Here in the middle of a midsummer heat wave, your thoughts probably will turn at least once toward where on earth you can go to escape the hot, humid weather. Destinations range from short trips to St. Paul or Chicago to transatlantic voyages to the Emerald Isle or the City of Light. The possibilities are limitless and, depending on how you go — study abroad, with some group you’re involved in or with friends — you could end up anywhere.
Indeed, the words of J.R.R. Tolkein ring true from the first installment of “The Lord of the Rings”: “It’s a dangerous business, Frodo, going out your door,” Bilbo Baggins tells his nephew. “You step onto the road, and if you don’t keep your feet, there’s no knowing where you might be swept off to.” Our travels can lead us anywhere, to any destination, through any adventure.
Often, as in the case of summer’s heat and humidity, we seek out alternative scenery and relaxation as a way to avoid the problems we face.
The lesson about the folly of that attitude might be as simple as the quirky, dorky song for which people remember Rupert Holmes: “Escape” or, more popularly, “The Pina Colada Song.” The narrator of that song is unhappy in his current relationship, sees a poetic ad in the newspaper inviting anyone with a litany of fun, enchanting tastes (“If you like pina coladas, and getting caught in the rain / If you’re not in to yoga, if you have half a brain / If you like making love at midnight, in the dunes of a cape”) to “write to me, and escape.”
The narrator accepts the offer and arranges to meet the mystery woman at a bar to “plan [their] escape.” Throughout the whole song, though, beginning to end, he notes that he was just as much at fault for the monotony of his relationship as his wife. He sends the reply letter to the newspaper knowing that he would be “escaping” his boredom by neglecting it into oblivion instead of working it out.
In the end, however, he realizes that the woman who originally sent the ad was, in fact, his wife. He simply never knew all those things about her and, having learned, resolves (or so it is implied) to stay with her.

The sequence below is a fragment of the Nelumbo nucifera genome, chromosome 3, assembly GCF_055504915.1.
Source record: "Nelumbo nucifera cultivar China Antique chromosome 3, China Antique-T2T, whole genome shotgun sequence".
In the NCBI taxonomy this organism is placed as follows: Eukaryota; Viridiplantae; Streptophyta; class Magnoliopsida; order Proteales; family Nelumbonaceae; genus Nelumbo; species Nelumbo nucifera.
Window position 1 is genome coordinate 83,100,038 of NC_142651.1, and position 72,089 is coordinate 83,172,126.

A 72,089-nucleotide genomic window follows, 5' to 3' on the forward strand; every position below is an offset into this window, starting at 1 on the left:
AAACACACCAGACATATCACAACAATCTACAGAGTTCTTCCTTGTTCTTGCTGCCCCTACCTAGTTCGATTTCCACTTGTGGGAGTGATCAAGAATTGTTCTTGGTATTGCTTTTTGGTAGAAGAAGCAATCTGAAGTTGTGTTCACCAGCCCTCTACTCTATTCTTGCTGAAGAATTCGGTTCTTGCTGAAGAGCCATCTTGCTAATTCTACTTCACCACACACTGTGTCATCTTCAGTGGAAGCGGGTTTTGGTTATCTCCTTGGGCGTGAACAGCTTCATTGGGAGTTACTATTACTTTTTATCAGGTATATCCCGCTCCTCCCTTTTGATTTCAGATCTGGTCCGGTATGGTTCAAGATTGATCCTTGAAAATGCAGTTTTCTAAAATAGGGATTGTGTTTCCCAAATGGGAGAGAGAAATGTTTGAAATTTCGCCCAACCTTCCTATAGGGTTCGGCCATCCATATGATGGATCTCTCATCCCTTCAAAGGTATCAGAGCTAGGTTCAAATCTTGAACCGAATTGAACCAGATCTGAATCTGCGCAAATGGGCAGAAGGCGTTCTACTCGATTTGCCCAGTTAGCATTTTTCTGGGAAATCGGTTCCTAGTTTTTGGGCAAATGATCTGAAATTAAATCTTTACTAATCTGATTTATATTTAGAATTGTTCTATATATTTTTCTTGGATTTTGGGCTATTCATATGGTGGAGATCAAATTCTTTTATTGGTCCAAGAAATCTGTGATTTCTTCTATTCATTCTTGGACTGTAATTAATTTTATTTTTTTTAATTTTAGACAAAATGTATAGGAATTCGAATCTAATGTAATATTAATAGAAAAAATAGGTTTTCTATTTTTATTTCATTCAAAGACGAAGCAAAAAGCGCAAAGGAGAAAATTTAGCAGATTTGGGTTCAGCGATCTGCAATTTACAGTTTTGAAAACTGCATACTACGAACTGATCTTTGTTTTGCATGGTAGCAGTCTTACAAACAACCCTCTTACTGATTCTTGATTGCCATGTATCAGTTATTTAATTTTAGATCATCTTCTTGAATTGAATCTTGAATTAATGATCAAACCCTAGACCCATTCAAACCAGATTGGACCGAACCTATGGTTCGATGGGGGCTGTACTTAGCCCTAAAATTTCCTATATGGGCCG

The limitless possibilities of destination notwithstanding, we — each of us, all of us, together as well as individuals — cannot escape our pasts, nor can we fail to bring them with us as we make our present and shape our future. Our problems range in size from something like a supernova down to the subatomic and, while a change of scenery can be pleasant and even usefully refreshing, those problems linger back home and wait for our return.
The simple fact that we overlook much too often is that our problems are in us and part of us, not the places we inhabit. The first three rules of real estate, “Location, location, location,” do not apply. The places in which we find refuge on our vacations have to face their own problems: Hurricanes buffet Florida and the Gulf Coast, forest fires incinerate Colorado and the Rockies, and the Adriatic Sea floods Venice. In paradise, all is not always well in the same way that all is not well at home.
When we return from our week-long summer vacations our jobs will be waiting for us along with the bills that arrived in the mail, the grass that needs cutting and the flowers that need watering. When we return from our summer vacations from school, we will find that Syllabus Week ends quickly and that our course readings, assignments and exams are important. Bigger, more public problems, will also sneak up on us: In November we will elect a new president and Congress along with governors, state legislators, mayors, city councilmen, school board members and other offices of public trust.
Like many (if not most) other columns of mine, this piece ended with politics.
But it’s not just about politics. Our small private lives that will be forgotten before the luncheons are served at our funerals — those are important, too, and have just as much bearing on how we interact with others as the interactions that breed further interactions. They keep us sane, direct our ambition and cultivate our own individual unique culture and perspective.